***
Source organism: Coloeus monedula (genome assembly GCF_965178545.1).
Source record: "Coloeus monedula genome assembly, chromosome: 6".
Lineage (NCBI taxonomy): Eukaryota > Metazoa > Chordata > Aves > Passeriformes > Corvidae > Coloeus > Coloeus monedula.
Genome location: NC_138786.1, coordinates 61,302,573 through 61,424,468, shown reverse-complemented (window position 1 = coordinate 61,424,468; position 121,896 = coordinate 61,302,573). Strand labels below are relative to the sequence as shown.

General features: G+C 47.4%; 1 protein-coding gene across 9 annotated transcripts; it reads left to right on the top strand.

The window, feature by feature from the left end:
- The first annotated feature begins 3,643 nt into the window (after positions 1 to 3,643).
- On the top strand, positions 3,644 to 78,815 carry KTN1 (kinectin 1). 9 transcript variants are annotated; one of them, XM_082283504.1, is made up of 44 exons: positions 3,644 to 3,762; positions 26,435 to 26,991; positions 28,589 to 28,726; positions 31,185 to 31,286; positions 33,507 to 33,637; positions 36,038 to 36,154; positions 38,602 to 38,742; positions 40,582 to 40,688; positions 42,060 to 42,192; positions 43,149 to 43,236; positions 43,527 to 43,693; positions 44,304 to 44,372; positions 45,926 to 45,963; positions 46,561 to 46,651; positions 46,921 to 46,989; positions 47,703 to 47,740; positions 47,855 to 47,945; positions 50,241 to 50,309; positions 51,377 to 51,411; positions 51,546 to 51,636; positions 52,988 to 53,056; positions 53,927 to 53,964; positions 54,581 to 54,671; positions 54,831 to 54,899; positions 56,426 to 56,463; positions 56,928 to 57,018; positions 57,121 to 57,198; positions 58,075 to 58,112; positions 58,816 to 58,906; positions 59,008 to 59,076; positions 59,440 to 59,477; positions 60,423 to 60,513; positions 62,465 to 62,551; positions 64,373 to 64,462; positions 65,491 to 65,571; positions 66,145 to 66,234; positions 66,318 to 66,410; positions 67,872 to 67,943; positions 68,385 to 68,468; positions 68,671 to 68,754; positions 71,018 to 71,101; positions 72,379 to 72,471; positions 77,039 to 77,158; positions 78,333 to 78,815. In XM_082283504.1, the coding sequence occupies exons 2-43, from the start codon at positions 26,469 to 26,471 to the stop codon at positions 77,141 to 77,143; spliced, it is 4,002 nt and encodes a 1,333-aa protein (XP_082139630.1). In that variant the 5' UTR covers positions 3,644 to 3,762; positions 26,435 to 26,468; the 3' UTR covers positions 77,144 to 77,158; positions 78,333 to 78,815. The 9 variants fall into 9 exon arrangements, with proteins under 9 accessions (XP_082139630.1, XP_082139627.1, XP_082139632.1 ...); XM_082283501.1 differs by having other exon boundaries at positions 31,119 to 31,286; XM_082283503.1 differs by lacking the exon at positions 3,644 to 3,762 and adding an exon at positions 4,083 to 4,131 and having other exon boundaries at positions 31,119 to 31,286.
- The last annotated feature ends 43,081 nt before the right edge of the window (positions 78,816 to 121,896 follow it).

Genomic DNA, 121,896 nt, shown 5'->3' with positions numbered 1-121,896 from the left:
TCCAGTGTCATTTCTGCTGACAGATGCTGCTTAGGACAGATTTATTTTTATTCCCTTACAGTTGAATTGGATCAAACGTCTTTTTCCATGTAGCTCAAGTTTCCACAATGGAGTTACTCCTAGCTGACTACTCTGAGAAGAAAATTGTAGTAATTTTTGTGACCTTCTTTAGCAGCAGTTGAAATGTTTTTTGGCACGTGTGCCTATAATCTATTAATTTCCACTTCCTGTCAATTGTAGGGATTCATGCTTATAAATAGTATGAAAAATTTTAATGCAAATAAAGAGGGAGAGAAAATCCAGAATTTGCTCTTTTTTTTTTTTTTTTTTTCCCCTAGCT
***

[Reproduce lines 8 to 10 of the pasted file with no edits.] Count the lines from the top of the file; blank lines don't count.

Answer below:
- On the top strand, positions 3,644 to 78,815 carry KTN1 (kinectin 1). 9 transcript variants are annotated; one of them, XM_082283504.1, is made up of 44 exons: positions 3,644 to 3,762; positions 26,435 to 26,991; positions 28,589 to 28,726; positions 31,185 to 31,286; positions 33,507 to 33,637; positions 36,038 to 36,154; positions 38,602 to 38,742; positions 40,582 to 40,688; positions 42,060 to 42,192; positions 43,149 to 43,236; positions 43,527 to 43,693; positions 44,304 to 44,372; positions 45,926 to 45,963; positions 46,561 to 46,651; positions 46,921 to 46,989; positions 47,703 to 47,740; positions 47,855 to 47,945; positions 50,241 to 50,309; positions 51,377 to 51,411; positions 51,546 to 51,636; positions 52,988 to 53,056; positions 53,927 to 53,964; positions 54,581 to 54,671; positions 54,831 to 54,899; positions 56,426 to 56,463; positions 56,928 to 57,018; positions 57,121 to 57,198; positions 58,075 to 58,112; positions 58,816 to 58,906; positions 59,008 to 59,076; positions 59,440 to 59,477; positions 60,423 to 60,513; positions 62,465 to 62,551; positions 64,373 to 64,462; positions 65,491 to 65,571; positions 66,145 to 66,234; positions 66,318 to 66,410; positions 67,872 to 67,943; positions 68,385 to 68,468; positions 68,671 to 68,754; positions 71,018 to 71,101; positions 72,379 to 72,471; positions 77,039 to 77,158; positions 78,333 to 78,815. In XM_082283504.1, the coding sequence occupies exons 2-43, from the start codon at positions 26,469 to 26,471 to the stop codon at positions 77,141 to 77,143; spliced, it is 4,002 nt and encodes a 1,333-aa protein (XP_082139630.1). In that variant the 5' UTR covers positions 3,644 to 3,762; positions 26,435 to 26,468; the 3' UTR covers positions 77,144 to 77,158; positions 78,333 to 78,815. The 9 variants fall into 9 exon arrangements, with proteins under 9 accessions (XP_082139630.1, XP_082139627.1, XP_082139632.1 ...); XM_082283501.1 differs by having other exon boundaries at positions 31,119 to 31,286; XM_082283503.1 differs by lacking the exon at positions 3,644 to 3,762 and adding an exon at positions 4,083 to 4,131 and having other exon boundaries at positions 31,119 to 31,286.
- The last annotated feature ends 43,081 nt before the right edge of the window (positions 78,816 to 121,896 follow it).

Genomic DNA, 121,896 nt, shown 5'->3' with positions numbered 1-121,896 from the left: